In general, I was researching a lot about how China has been portrayed historically in the West. It’s very much about ornamentation and Orientalism. China’s maybe one of the cultures that has been commodified the most—also for hundreds of years—and somehow Western aesthetic perceptions of China haven't really changed since 1700s. It still very much feels like baroque Qing Dynasty, Rococo with dragons and all these ornaments everywhere. I’ve been thinking a lot about how that relates to people of Chinese descent, or thinking if you can find similarities between these objects, people and their costume?
I approached the costume from my own interests, because at the time, I was watching a lot of Chinese cinema. I was watching a lot of Jia Zhangke. His first feature film Xiao Wu [小武, Pickpocket] from the 1990s was with a bunch of men in huge oversized suits. There was something about the strange image of the Asian body in very Western symbols. In Chinese a suit is called 西装 which means something along the lines of ‘western outfit’. When I see pictures of my mom in the eighties and nineties, everyone was wearing giant suits. There was something very nostalgic for me with that. So I wanted to use that. And then when I was a child, I would always draw Chinese ladies with gowns and especially the hairpins. So I decided to go with that too. It was also important that I made or altered all these costumes myself; yet I'm not a seamstress. These pieces are a bit janky and not very seamless on purpose.
Jennifer: Isabel, I was drawn to how in and out of time your costumes felt in terms of all the different things that they point to. You mentioned the 80s and 90s with the suit. But also there’s something that folds in on itself. I can imagine it now as well. It feels like all these things point us to different directions.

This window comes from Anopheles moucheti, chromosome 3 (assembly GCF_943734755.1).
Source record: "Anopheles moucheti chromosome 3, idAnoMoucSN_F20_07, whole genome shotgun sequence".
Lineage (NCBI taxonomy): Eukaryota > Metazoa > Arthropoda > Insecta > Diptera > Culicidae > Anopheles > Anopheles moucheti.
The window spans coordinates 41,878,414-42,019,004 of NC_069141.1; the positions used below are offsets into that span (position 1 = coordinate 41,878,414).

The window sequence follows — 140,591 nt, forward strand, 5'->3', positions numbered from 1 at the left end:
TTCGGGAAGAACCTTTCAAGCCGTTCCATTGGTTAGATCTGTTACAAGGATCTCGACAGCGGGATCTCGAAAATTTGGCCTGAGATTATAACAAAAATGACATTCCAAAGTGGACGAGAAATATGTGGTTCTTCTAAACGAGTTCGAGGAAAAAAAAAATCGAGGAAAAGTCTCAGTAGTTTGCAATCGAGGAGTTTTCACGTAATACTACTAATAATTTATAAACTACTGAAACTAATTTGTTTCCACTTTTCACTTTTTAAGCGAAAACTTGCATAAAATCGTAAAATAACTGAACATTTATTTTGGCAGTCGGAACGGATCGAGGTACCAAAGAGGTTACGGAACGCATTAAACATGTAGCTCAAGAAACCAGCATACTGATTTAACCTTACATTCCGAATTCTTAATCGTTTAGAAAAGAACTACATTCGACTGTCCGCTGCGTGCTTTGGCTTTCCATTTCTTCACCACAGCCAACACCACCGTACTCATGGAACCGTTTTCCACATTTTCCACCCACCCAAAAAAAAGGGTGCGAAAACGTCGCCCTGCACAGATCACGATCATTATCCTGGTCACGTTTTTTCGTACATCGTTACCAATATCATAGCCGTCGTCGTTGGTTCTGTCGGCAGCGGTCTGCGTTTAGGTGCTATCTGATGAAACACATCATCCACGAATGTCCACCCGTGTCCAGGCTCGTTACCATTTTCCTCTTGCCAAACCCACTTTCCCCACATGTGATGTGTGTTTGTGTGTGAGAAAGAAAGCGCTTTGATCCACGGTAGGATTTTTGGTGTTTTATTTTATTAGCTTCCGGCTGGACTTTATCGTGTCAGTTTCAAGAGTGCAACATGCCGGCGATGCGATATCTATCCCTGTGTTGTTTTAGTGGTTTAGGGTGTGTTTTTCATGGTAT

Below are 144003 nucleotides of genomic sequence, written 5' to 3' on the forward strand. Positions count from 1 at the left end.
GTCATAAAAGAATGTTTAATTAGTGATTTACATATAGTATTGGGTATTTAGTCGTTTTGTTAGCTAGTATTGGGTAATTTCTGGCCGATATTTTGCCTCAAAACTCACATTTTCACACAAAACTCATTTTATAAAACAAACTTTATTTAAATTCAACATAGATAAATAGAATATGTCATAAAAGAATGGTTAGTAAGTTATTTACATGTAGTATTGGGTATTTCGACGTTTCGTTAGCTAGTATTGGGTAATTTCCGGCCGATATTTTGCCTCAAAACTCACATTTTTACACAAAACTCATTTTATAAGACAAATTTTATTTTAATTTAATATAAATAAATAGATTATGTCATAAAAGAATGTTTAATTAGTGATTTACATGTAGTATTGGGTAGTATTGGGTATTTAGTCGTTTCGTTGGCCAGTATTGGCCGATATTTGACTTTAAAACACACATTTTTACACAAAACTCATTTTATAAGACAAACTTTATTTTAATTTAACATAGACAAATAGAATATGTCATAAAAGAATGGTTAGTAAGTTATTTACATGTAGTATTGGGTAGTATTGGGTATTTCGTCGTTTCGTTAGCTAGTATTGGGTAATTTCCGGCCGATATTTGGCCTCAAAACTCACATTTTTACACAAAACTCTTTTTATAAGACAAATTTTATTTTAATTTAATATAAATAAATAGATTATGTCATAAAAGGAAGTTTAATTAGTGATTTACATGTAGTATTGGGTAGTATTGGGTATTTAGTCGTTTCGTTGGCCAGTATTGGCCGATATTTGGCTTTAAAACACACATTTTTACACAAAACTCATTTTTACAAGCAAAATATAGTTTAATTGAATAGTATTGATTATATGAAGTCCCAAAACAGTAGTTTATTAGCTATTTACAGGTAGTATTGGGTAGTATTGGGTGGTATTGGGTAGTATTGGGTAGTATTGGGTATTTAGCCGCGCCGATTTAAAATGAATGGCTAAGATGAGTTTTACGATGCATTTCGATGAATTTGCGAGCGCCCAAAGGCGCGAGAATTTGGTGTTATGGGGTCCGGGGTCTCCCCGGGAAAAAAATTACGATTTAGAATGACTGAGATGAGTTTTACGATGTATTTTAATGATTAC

Isabel: Yeah, definitely. Now it's been almost a year since I wrote the script and made the costumes. I also have a bit of distance from it finally. They are in a way, as you say, a bit out of time. These costumes are very quintessential, and also in your film, the leading role in the talk show sequence is wearing a classic sequinned gown. It’s very no-nonsense somehow. Immediately when you see this, you understand the context. That's the power of costume, and the power of using tropes as well that I think is fun to play with, or useful at least.
Jennifer: In your film, there is a sharp focus on your two characters. We see them, and the way they are presented and presenting themselves. We also see those moments of the management of that, where there is a narrow window into this world that you brought us into. I think when we get just these elements of the construction, we understand it, but then also it undoes itself in the process of that through its own kind of limitation, through our focus on it.
Isabel: Yeah, true. In that sense, it’s very intense somehow, or extremely specific. I think that also runs through both of our works: the narrow confines of the way they’re filmed as well. It’s not crazy cinematography or anything, It's really plain. I wanted mine to look as confessionals of reality TV shows, basically. So again, in both works, it’s very clear what's like being looked at, but then the contents go somewhere completely different. I wonder also for you how you decided to go with it, because in a sense, it’s a very simple set up and then you can play within those frames somehow.